Although anodizing produces a very regular and uniform coating, microscopic fissures in the coating can lead to corrosion. To combat this, various techniques have been developed either to reduce the number of fissures, to insert more chemically stable compounds into the oxide, or both. For instance, sulfuric-anodized articles are normally sealed, either through hydro-thermal sealing or precipitating sealing, to reduce porosity and interstitial pathways that allow corrosive ion exchange between the surface and the substrate. Precipitating seals enhance chemical stability but are less effective in eliminating ion exchange pathways. Most recently, new techniques to partially convert the amorphous oxide coating into more stable micro-crystalline compounds have been developed that have shown significant improvement based on shorter bond lengths. Some aluminium aircraft parts, architectural materials, and consumer products are anodized.

Although anodizing only has moderate wear resistance, the deeper pores can better retain a lubricating film than a smooth surface would. Anodized coatings have a much lower thermal conductivity and coefficient of linear expansion than aluminium. The coating can crack, but it will not peel. This and the non-conductivity of aluminum oxide can make welding more difficult. In typical commercial aluminium anodizing processes, the aluminium oxide is grown down into the surface and out from the surface by equal amounts. So anodizing will increase the part dimensions on each surface by half the oxide thickness. If the part is anodized on all sides, then all linear dimensions will increase by the oxide thickness.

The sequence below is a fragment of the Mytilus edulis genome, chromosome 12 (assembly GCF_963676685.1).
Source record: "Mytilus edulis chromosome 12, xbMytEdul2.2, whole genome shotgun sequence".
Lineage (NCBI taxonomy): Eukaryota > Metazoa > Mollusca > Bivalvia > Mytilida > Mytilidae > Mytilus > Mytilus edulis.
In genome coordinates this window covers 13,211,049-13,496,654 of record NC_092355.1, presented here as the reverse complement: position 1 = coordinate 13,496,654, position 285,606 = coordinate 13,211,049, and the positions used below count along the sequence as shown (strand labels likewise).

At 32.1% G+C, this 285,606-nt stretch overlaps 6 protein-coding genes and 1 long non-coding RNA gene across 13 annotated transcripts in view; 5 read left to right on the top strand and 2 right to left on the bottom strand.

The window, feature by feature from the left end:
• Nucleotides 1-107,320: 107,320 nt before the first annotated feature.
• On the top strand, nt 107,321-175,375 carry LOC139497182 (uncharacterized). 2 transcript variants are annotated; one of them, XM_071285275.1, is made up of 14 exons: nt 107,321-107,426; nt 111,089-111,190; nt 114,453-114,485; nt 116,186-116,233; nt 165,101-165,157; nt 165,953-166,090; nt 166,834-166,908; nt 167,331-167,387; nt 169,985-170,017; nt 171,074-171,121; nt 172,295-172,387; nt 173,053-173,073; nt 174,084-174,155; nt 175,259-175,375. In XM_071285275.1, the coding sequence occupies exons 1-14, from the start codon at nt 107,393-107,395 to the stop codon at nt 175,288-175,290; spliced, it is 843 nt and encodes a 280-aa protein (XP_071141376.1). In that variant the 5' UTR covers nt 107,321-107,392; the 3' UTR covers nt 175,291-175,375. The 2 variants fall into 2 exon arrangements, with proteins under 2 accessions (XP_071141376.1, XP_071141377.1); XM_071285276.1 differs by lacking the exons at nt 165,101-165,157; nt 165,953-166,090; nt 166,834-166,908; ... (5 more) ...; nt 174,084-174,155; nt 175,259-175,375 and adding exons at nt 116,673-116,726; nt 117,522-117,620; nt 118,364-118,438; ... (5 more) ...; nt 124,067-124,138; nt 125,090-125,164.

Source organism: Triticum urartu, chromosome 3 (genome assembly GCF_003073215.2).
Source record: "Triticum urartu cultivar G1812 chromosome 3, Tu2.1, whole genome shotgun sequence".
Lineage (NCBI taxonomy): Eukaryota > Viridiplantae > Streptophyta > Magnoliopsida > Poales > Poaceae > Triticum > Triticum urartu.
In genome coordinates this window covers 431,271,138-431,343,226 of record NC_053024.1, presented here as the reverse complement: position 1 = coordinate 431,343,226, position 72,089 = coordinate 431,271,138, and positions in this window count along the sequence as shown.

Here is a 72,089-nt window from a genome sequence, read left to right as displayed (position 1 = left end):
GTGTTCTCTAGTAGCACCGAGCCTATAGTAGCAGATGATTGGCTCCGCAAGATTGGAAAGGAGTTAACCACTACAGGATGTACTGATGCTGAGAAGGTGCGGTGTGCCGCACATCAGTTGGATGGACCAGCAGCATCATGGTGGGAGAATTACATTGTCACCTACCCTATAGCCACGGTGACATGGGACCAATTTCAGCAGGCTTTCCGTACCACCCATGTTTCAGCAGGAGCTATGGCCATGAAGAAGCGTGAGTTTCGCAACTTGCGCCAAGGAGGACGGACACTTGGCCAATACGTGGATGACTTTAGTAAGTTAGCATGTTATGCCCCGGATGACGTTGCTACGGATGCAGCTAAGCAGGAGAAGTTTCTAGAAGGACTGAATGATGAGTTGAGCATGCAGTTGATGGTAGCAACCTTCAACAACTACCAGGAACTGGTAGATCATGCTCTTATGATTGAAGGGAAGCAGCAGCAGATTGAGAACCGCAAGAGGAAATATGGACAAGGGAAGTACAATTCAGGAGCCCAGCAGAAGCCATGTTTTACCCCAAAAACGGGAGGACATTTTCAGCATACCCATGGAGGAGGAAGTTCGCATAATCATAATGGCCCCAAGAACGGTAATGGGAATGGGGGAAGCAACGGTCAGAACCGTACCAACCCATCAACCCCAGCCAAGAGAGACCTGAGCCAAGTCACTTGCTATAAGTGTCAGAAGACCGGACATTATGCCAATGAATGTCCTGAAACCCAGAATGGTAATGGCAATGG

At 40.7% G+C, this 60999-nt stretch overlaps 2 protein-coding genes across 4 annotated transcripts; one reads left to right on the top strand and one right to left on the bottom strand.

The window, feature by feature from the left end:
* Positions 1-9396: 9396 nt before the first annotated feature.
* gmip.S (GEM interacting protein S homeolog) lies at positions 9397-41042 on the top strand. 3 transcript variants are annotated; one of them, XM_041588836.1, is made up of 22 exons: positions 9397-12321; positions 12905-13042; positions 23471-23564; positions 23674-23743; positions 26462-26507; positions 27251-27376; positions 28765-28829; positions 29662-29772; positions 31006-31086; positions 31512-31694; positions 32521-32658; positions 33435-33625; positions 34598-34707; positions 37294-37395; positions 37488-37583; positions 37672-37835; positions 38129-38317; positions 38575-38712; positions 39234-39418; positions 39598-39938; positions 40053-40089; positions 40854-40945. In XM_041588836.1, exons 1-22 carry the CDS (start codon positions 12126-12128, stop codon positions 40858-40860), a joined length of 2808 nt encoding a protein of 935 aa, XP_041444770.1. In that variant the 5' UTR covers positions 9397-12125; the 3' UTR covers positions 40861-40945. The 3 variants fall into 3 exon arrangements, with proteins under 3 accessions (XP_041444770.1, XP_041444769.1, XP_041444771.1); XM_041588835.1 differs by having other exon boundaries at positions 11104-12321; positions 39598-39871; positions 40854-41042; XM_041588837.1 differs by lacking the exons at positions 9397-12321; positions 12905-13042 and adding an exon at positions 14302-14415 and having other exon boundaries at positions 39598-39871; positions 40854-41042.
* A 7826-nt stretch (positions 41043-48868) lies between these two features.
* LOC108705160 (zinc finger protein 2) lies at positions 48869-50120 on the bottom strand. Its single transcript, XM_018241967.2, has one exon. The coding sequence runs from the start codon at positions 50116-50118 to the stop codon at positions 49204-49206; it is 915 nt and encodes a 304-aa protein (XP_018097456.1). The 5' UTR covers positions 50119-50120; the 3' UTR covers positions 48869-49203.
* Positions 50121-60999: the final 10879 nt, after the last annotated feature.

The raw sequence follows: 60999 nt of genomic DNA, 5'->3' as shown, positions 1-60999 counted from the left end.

Anodized aluminium surfaces are harder than aluminium but have low to moderate wear resistance, although this can be improved with thickness and sealing. The voltage required by various solutions may range from 1 to 300 V DC, although most fall in the range of 15 to 21 V. Higher voltages are typically required for thicker coatings formed in sulfuric and organic acid. However, these same pores will later permit air or water to reach the substrate and initiate corrosion if not sealed. Because the dye is only superficial, the underlying oxide may continue to provide corrosion protection even if minor wear and scratches may break through the dyed layer. Conditions such as electrolyte concentration, acidity, solution temperature, and current must be controlled to allow the formation of a consistent oxide layer. Harder, thicker films tend to be produced by more dilute solutions at lower temperatures with higher voltages and currents.

The film thickness can range from under 0. 150 micrometers for architectural applications. Each process provides corrosion resistance, with anodizing offering a significant advantage when it comes to ruggedness or physical wear resistance. The reason for combining the processes can vary, however, the significant difference between anodizing and chromate conversion coating is the electrical conductivity of the films produced. Although both stable compounds, chromate conversion coating has a greatly increased electrical conductivity. Applications where this may be useful are varied, however, the issue of grounding components as part of a larger system is an obvious one. The dual finishing process uses the best each process has to offer, anodizing with its hard wear resistance and chromate conversion coating with its electrical conductivity.